A virtual living room experience: How to group watch TV together, while apart

A virtual living room experience: How to group watch TV together, while apart
This screenshot of the Disney+ app shows where to click to begin Disney+ GroupWatch, the button that has the outline of a group of people.

By Kaylee Brewster 


This holiday season is one like no other. 

Most people will be heading indoors, separated from extended family and friends, unsure of when they will all be together again. The tradition of sitting together, watching a movie as the holiday feast is digested, will be a memory from 2019. 

But it doesn’t have to be. 

Thanks to technology and streaming services, there are ways to watch a movie “together” while safely separated. Different streaming platforms offer varying features that allow you to share a simultaneous viewing experience with others who may be in a different home, city, state or even country. 

These features include: video synchronizing, which allows a program to be paused for everyone in the group. Group chat is a chat box that allows you to type or send reactions to others as you watch. If a service has video chat, you can see other people’s faces and the show at the same time, which enhances the feeling of being in the same room.

Here are a few group watch options and the features they offer:  

A virtual living room experience: How to group watch TV together, while apart
Disney+ GroupWatch lets viewers send reactions as they watch.

Disney+ GroupWatch

What you need: Disney+ app. 

The option to view a show with a group is part of the Disney+ streaming service, which makes it easier to use. Open the Disney+ app on your phone, tablet or screen and find the program you want to watch. Then click the “GroupWatch” button, located next to the details of the title. After that, it will give you a link that you can send to the people in your GroupWatch. 

A pro to using Disney+ is that it can be streamed on your TV, so you are not limited to watching a show on your phone, tablet or computer. While the GroupWatch function does allow for video synchronizing, it isn’t the best for sharing reactions with others because it doesn’t have a group or video chat. You can send a limited set of emojis (happy, sad, angry, love), but that’s about it. 

Hulu Watch Party

What you need: Streaming device for Hulu.

This is another option for watching together through a streaming service. The icon can be found next to the details of the title. You can send a link to others using the “chain” icon. There are several downsides to this service. First, not all titles have the option for group watch. Second, everyone not only needs to have Hulu, they must subscribe to the same tier subscription of Hulu (ads, no ads, etc.). Hulu’s group watch feature does have video synching and a group chat.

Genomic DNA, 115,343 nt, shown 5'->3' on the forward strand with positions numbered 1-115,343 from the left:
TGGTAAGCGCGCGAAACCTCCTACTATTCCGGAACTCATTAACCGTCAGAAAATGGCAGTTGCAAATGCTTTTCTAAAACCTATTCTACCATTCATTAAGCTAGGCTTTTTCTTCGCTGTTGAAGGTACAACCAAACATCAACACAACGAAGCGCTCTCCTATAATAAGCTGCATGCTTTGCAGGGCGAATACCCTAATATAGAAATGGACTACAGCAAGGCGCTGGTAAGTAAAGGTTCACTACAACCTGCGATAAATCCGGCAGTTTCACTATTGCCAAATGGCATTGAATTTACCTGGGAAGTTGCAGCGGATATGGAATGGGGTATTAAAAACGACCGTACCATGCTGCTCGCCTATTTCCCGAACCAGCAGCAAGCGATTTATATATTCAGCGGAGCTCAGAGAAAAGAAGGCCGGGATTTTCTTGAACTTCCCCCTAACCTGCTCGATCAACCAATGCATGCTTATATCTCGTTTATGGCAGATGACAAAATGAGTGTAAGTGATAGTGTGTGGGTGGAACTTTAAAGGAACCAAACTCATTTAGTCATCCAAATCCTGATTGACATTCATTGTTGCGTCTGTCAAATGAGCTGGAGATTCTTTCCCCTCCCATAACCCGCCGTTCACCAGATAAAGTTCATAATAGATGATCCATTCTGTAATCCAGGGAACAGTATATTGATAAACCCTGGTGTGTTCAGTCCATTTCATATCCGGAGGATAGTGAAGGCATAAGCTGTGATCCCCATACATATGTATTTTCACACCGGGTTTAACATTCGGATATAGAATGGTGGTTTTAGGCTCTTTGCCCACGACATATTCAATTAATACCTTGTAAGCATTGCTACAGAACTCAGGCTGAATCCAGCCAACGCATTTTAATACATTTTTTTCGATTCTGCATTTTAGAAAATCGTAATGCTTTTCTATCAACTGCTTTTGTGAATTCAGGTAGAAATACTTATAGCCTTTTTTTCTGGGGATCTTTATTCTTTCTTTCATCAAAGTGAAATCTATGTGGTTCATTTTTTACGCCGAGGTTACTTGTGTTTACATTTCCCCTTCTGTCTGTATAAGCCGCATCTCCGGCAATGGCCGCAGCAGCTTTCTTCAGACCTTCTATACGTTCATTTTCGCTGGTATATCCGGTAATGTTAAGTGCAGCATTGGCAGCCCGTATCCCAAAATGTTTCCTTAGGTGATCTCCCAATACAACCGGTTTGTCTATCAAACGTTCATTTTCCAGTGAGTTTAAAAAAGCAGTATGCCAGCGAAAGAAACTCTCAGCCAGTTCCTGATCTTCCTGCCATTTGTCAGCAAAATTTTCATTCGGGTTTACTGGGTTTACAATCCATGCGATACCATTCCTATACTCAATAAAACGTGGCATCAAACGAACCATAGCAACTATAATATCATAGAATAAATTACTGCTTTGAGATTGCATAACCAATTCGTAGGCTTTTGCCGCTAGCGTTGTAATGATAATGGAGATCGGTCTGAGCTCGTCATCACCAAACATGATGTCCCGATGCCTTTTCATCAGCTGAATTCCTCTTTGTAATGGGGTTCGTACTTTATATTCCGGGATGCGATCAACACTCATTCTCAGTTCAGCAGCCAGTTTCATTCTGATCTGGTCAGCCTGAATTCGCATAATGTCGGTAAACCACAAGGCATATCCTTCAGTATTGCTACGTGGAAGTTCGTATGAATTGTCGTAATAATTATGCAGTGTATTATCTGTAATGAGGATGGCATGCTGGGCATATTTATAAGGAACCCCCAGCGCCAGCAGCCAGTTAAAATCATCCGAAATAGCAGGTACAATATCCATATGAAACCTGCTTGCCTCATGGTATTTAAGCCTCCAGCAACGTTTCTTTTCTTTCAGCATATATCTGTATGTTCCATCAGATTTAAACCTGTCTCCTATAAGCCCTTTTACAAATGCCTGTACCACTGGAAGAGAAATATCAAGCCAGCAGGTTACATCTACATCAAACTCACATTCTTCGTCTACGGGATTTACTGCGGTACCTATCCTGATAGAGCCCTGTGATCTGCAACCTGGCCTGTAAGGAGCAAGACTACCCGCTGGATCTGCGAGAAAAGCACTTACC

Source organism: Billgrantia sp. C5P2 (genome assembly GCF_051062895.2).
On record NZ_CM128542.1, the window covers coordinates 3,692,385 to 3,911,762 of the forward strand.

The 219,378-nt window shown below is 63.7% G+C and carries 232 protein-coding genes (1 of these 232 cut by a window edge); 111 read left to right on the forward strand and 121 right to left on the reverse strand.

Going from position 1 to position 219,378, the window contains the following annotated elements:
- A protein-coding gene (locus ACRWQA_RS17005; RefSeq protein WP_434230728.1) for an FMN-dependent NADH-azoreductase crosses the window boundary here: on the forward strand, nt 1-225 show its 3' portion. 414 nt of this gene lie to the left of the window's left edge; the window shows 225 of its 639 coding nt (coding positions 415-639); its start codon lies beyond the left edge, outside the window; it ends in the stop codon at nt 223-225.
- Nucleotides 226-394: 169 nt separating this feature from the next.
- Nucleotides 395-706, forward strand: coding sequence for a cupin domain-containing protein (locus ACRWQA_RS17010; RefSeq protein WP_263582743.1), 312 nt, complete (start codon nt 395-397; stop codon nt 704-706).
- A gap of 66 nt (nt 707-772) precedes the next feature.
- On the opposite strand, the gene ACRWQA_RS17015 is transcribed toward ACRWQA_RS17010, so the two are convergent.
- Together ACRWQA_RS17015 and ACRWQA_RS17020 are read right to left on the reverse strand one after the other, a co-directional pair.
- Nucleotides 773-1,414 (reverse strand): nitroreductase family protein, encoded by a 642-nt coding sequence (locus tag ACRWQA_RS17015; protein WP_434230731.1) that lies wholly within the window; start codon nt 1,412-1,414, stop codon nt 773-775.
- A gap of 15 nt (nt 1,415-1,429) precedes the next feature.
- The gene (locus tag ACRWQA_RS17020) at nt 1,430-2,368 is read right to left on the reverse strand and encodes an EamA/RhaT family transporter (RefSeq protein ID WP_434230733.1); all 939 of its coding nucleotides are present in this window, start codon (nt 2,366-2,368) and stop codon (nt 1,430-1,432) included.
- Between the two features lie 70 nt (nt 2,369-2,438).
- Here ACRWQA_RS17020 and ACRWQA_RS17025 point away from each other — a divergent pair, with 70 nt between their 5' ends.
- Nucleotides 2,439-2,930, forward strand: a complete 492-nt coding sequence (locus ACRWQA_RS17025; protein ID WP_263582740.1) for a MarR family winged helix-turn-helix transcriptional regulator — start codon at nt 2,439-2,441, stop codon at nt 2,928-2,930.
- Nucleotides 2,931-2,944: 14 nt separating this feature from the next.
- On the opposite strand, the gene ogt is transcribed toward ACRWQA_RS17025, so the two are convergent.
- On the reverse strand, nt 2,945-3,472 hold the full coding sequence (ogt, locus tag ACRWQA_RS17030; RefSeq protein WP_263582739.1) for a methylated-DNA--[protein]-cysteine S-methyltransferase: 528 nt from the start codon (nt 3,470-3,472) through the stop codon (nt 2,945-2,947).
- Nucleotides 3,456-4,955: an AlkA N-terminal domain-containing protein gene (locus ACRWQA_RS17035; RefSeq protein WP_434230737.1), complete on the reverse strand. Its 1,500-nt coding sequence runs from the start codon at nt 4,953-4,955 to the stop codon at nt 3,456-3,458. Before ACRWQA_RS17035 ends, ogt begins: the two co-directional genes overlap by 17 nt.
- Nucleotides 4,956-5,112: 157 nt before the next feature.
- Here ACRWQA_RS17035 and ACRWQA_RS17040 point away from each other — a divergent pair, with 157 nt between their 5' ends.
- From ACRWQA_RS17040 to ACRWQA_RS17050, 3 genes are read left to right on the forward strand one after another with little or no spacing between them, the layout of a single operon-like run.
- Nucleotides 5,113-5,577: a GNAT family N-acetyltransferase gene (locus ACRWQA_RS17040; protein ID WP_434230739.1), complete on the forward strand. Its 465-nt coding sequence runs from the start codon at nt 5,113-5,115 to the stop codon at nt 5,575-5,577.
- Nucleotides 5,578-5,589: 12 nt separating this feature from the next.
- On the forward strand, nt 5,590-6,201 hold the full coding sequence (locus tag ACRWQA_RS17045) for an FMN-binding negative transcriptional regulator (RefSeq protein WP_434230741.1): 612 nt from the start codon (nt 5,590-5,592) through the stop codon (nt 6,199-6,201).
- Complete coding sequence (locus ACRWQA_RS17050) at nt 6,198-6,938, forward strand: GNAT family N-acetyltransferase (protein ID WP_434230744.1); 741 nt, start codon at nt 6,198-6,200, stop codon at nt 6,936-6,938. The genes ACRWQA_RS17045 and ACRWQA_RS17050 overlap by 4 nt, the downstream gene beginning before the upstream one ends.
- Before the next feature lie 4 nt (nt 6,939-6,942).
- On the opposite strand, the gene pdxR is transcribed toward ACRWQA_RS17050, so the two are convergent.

Amazon Watch Party

What you need: Amazon Prime account. 

Another option that is simple to use because it is through the streaming service rather than an outside source. Click the group watch icon and then send the link. This option has a group chat. The only downside is the limited library; the only content available is from the Amazon Prime video library. It doesn’t include films or series that have been purchased or rented. 

Teleparty (formerly Netflix party)

Streaming services: Netflix, HBO, Hulu, Disney+.

What you need: Google Chrome.

This method of watching together can be tricky the first time around but after that, it is pretty easy to use. First step is to download the Teleparty extension to your Chrome internet browser at www.netflixparty.com (if you don’t have Chrome, you can easily download it). After installation you will see a TP icon next to the address bar.  Then you can go to whatever streaming service you use and pick a video. To create a teleparty, click on the TP icon and send the link to people you want to invite. To join a party, click the link and then the TP icon. (More details on how to download the extension and how to use it, including a handy video, are at the above link).

 The pros of this platform are video synchronization and a group chat option that allows the group to discuss the show as it streams. The downside is that it only works on Chrome through a computer or laptop, so watching it on a bigger screen, like a TV, requires the additional step of connecting the device to the screen with an HDMI cable. 


Streaming services: Netflix, Disney+, Vimeo and HBO. 

What you need: Scener account and Google Chrome extension.


The account and extension can be downloaded at www.scener.com. After that, you can create a “theater” through your streaming service of choice with as many as 20 people. That’s the other benefit of Scener, it has a video chat option as well as a group chat with text. You can also “pass the remote” to decide who gets to pick what you watch. However, the Chrome extension means it is not easily streamed on all devices. 

The old-fashioned way 

Streaming services: All (as well as DVDs, Blu-ray and live TV).

What you need: The same movie or series.

If you don’t have access to the same streaming services, or maybe you (or someone else in your friend/family circle) aren’t that tech savvy, you can always do it the old-fashioned way. Pick what you want to watch (as long as it’s the same film or series); get it cued up to watch and everybody clicks play at the same time. You can text, message or video chat (but this will likely cause an echo while you’re watching, which could be distracting).